Biodiversity publications archive

Refugia for biological diversity in arid and semi-arid Australia

Biodiversity Series, Paper No. 4
S.R. Morton, J. Short and R.D. Barker, with an Appendix by G.F. Griffin and G. Pearce
Biodiversity Unit
Department of the Environment, Sport and Territories, 1995

9. The use of information on foci of biological diversity to identify refugia

The data-base gathered together in the previous section will now be used to identify and describe a suite of refugia in arid and semi-arid Australia. In the following sections we summarise the information available for each refuge, noting the Biogeographic Region in which it lies, its approximate size and location, the category to which it belongs (i.e. Islands, Mound springs, Caves, Wetlands, Gorges, Mountain ranges, Ecological refuges, Refuges from exotic animals, or Refuges from land clearing), its chief refuge value, and note the species within it that may be listed by ANZECC and be endemic to the Region under consideration-, relictual or otherwise significant. We also provide brief notes on threatening processes within the refugia and on land tenure.

An attempt is made to provide a measure of the importance of each refuge that might be used to compare among them. As is the case with most ranking procedures, this one is fraught with dangers. It must be seen as a first step only: we emphasise that the measure cannot be considered as concrete, objective or final. We encourage readers to develop their own criteria, and to view our attempt as a starting-point for discussion.

Each refuge was scored as to its apparent importance according to the numbers of species identified as ANZECC-listed, endemic, relictual, or otherwise significant. For each of those classes, we counted the numbers of species within them and scored as follows:

The maximum score possible, therefore, was 9. We assigned the scores as follows among three groups of refugia:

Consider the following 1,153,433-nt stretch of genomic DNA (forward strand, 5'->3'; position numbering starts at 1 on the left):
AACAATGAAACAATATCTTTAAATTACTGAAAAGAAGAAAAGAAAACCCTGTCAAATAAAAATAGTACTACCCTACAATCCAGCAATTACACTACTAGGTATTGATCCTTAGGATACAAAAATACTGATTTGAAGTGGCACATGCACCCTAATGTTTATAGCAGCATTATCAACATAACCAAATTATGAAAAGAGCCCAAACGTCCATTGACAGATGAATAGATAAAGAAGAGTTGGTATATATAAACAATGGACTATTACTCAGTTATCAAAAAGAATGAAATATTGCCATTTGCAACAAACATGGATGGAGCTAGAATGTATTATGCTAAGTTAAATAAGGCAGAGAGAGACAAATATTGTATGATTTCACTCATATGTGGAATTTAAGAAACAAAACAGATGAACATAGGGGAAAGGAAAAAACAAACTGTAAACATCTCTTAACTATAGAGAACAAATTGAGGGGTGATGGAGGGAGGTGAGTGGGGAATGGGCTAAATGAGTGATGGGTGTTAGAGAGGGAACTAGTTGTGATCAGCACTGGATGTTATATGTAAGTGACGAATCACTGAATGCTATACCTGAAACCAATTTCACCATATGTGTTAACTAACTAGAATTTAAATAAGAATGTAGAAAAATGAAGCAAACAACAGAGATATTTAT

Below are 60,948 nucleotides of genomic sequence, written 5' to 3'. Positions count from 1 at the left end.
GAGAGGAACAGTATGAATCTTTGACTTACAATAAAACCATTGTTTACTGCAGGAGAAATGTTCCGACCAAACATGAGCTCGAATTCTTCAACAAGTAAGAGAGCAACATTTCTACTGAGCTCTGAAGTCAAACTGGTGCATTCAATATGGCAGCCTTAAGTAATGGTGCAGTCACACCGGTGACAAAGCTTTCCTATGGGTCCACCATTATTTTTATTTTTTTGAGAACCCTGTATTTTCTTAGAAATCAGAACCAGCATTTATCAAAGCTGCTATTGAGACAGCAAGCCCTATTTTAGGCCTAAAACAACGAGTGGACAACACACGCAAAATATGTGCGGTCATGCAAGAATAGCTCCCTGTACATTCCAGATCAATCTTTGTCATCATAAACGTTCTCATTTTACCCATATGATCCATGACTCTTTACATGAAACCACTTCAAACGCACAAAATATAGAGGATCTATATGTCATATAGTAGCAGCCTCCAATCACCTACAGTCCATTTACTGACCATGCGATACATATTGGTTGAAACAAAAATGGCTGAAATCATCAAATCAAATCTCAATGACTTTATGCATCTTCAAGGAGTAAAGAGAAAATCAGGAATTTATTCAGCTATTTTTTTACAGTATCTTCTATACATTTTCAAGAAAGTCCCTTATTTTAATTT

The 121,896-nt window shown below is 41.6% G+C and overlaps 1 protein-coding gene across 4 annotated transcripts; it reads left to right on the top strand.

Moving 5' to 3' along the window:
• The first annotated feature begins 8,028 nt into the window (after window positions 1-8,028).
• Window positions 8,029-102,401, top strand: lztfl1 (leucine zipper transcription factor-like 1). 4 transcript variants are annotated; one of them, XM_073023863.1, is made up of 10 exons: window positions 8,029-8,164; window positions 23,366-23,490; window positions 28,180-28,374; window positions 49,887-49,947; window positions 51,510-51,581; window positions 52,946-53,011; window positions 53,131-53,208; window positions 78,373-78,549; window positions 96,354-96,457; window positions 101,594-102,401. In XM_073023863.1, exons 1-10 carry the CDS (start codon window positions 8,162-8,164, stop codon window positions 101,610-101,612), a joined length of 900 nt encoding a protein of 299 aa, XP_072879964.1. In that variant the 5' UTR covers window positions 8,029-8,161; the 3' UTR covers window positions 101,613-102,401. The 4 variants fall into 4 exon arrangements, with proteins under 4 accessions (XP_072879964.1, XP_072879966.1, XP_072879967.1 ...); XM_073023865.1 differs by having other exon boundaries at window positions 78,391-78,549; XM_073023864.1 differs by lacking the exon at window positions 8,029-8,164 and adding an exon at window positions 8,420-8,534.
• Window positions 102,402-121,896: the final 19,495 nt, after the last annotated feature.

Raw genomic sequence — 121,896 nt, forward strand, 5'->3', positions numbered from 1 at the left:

It can readily be seen that there are numerous grounds for error in this scoring system. It is intimately dependent on the amount of information available; indeed, the greater the information the greater the score. It is also exceedingly scale-dependent; that is, it is likely to produce higher scores for larger areas because they will tend to possess more species of significance. Finally, the issue of scoring raises a difficulty with the concept of a relictual species. Our decision to provide a potentially greater weight for relicts reflects the belief that such species are likely to be major definers of refugia. However, while accumulating the data-base represented by sections 4 to 8, we consistently experienced difficulty in allocating species unambiguously to the relictual category. This was partly due to the fact that two different issues were considered relevant: species that have declined dramatically were considered relictual; but species believed to be evolutionary relicts were also listed here. The latter group causes most problems. Species may be relictual because they have been isolated for long periods and so have speciated; anothers may occur in, say, moist habitats and have much larger sister populations in coastal or near-coastal areas of Australia; and yet others may display disjunct populations not according to "relict" environments but simply because they possess unusual habitat preferences. In virtually no case available to us has a taxonomic group been thoroughly analysed in this fashion, and so our listings of relictual species must be considered preliminary indeed.

All these riders should actively be borne in mind when the measures of refuge significance are inspected.